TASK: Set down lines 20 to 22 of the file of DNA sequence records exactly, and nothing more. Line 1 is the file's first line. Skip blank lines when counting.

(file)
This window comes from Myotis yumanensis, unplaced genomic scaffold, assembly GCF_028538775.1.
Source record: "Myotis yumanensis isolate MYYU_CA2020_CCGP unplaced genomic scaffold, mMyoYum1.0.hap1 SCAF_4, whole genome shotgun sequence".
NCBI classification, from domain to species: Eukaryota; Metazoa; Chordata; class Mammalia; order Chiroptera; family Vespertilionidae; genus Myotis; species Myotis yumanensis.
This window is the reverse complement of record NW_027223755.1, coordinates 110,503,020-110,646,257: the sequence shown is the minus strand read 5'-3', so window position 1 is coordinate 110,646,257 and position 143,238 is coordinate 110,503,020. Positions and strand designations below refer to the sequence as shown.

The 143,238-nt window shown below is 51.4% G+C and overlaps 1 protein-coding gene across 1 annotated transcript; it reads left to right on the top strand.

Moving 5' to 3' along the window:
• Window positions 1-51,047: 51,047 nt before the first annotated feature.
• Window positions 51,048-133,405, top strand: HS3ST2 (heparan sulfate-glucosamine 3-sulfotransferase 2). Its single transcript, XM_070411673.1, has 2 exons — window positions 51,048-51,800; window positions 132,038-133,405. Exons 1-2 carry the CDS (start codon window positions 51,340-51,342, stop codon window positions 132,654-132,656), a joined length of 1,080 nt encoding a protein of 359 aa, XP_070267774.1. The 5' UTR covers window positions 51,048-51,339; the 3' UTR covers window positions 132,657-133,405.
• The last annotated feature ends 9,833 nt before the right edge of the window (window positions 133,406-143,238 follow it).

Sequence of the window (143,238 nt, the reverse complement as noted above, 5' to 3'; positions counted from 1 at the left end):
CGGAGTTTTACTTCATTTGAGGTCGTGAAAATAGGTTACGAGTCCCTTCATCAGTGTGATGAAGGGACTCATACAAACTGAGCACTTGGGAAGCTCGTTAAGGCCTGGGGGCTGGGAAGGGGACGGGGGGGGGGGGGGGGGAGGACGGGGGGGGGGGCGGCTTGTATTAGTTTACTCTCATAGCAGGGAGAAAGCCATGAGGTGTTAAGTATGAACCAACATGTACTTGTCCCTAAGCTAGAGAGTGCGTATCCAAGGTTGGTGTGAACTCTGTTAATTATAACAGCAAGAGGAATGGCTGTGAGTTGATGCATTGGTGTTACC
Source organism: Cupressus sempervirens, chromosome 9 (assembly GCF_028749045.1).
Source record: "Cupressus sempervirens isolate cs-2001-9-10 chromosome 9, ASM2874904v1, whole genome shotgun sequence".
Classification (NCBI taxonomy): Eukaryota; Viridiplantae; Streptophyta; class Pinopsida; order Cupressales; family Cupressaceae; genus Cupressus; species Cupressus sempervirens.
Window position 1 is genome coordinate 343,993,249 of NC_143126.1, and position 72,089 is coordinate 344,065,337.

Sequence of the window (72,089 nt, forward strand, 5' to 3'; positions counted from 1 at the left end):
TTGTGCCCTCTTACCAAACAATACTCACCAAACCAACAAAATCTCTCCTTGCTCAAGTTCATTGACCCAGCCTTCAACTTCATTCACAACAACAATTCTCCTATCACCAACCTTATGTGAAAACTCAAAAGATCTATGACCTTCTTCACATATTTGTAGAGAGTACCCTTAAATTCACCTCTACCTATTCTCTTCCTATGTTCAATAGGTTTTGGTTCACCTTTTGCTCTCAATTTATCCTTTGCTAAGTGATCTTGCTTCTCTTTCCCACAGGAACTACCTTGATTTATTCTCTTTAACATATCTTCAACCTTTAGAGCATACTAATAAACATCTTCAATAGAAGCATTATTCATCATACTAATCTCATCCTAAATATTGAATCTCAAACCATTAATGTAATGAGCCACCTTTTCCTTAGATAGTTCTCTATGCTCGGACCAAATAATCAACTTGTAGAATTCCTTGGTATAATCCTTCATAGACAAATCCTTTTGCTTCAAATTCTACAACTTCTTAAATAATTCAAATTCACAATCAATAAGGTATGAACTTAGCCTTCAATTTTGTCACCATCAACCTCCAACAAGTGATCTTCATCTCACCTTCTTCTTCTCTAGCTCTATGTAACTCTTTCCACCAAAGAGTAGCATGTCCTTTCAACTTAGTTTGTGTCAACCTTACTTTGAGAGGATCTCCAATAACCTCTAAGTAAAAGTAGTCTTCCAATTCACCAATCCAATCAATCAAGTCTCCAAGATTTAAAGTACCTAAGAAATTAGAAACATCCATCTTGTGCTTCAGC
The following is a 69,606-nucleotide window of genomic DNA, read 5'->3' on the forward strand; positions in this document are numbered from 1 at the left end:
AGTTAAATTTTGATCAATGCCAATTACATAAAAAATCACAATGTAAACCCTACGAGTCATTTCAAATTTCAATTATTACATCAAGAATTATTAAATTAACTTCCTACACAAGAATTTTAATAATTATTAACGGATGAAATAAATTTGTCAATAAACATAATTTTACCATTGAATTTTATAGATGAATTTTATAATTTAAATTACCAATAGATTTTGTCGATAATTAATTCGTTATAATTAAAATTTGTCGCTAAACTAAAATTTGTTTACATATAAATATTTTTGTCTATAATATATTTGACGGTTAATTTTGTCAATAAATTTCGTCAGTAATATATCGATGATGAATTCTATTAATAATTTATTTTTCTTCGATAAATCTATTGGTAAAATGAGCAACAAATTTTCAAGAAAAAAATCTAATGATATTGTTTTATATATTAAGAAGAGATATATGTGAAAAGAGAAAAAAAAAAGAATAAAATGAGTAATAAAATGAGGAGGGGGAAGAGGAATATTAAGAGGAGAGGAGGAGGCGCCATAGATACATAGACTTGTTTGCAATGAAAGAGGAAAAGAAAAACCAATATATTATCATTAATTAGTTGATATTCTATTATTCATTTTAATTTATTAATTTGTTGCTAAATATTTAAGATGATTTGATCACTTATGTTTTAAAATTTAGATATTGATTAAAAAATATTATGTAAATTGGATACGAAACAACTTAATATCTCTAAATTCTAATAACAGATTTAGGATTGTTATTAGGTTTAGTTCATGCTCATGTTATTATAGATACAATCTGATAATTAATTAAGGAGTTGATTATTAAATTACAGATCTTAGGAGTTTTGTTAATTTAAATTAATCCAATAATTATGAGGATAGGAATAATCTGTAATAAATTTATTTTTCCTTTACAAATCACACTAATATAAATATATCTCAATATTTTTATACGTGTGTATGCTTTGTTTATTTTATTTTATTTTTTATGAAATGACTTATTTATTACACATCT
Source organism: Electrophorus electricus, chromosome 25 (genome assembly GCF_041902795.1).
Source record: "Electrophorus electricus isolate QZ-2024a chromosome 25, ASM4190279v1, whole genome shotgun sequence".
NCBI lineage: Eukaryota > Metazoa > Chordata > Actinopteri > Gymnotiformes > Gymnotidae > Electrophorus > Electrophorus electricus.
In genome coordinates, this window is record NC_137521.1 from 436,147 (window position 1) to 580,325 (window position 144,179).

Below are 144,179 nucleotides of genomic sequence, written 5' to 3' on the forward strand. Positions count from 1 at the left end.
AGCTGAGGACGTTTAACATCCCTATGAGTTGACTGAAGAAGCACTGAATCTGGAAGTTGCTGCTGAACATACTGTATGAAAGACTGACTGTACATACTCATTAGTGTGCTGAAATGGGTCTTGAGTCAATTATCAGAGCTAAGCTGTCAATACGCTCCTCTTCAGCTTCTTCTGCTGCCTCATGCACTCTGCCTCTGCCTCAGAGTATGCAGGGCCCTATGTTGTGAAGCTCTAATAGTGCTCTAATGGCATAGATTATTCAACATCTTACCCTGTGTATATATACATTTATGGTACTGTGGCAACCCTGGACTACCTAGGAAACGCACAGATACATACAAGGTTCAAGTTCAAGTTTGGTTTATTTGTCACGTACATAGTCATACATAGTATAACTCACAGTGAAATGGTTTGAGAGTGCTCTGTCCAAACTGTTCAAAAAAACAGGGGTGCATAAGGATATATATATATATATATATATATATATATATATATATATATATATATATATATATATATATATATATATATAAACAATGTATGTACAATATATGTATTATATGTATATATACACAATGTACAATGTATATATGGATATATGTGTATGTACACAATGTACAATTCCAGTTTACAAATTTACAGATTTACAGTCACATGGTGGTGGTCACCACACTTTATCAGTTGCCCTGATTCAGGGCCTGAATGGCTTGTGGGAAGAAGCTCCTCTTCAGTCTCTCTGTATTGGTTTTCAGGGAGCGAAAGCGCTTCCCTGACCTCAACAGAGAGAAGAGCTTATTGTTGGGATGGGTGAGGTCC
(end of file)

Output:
Source organism: Electrophorus electricus, chromosome 25 (genome assembly GCF_041902795.1).
Source record: "Electrophorus electricus isolate QZ-2024a chromosome 25, ASM4190279v1, whole genome shotgun sequence".
NCBI lineage: Eukaryota > Metazoa > Chordata > Actinopteri > Gymnotiformes > Gymnotidae > Electrophorus > Electrophorus electricus.